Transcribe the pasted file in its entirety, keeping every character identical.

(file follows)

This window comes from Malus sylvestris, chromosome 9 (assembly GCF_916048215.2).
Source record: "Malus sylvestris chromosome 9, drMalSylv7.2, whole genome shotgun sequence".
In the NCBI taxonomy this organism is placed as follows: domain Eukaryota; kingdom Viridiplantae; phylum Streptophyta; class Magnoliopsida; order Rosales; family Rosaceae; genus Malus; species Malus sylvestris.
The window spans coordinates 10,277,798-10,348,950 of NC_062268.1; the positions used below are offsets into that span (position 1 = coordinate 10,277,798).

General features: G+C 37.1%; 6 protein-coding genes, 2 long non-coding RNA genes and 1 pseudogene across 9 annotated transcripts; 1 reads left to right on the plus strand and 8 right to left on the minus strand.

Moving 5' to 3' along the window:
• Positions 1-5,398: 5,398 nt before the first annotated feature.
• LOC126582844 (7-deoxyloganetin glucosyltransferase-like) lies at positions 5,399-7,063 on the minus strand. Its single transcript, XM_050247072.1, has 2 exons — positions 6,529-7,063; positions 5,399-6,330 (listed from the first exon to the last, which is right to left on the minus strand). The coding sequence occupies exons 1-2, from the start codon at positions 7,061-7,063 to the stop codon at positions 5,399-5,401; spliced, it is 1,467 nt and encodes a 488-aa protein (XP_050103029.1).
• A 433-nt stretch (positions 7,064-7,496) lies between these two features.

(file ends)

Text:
This window comes from Malus sylvestris, chromosome 9 (assembly GCF_916048215.2).
Source record: "Malus sylvestris chromosome 9, drMalSylv7.2, whole genome shotgun sequence".
In the NCBI taxonomy this organism is placed as follows: domain Eukaryota; kingdom Viridiplantae; phylum Streptophyta; class Magnoliopsida; order Rosales; family Rosaceae; genus Malus; species Malus sylvestris.
The window spans coordinates 10,277,798-10,348,950 of NC_062268.1; the positions used below are offsets into that span (position 1 = coordinate 10,277,798).

General features: G+C 37.1%; 6 protein-coding genes, 2 long non-coding RNA genes and 1 pseudogene across 9 annotated transcripts; 1 reads left to right on the plus strand and 8 right to left on the minus strand.

Moving 5' to 3' along the window:
• Positions 1-5,398: 5,398 nt before the first annotated feature.
• LOC126582844 (7-deoxyloganetin glucosyltransferase-like) lies at positions 5,399-7,063 on the minus strand. Its single transcript, XM_050247072.1, has 2 exons — positions 6,529-7,063; positions 5,399-6,330 (listed from the first exon to the last, which is right to left on the minus strand). The coding sequence occupies exons 1-2, from the start codon at positions 7,061-7,063 to the stop codon at positions 5,399-5,401; spliced, it is 1,467 nt and encodes a 488-aa protein (XP_050103029.1).
• A 433-nt stretch (positions 7,064-7,496) lies between these two features.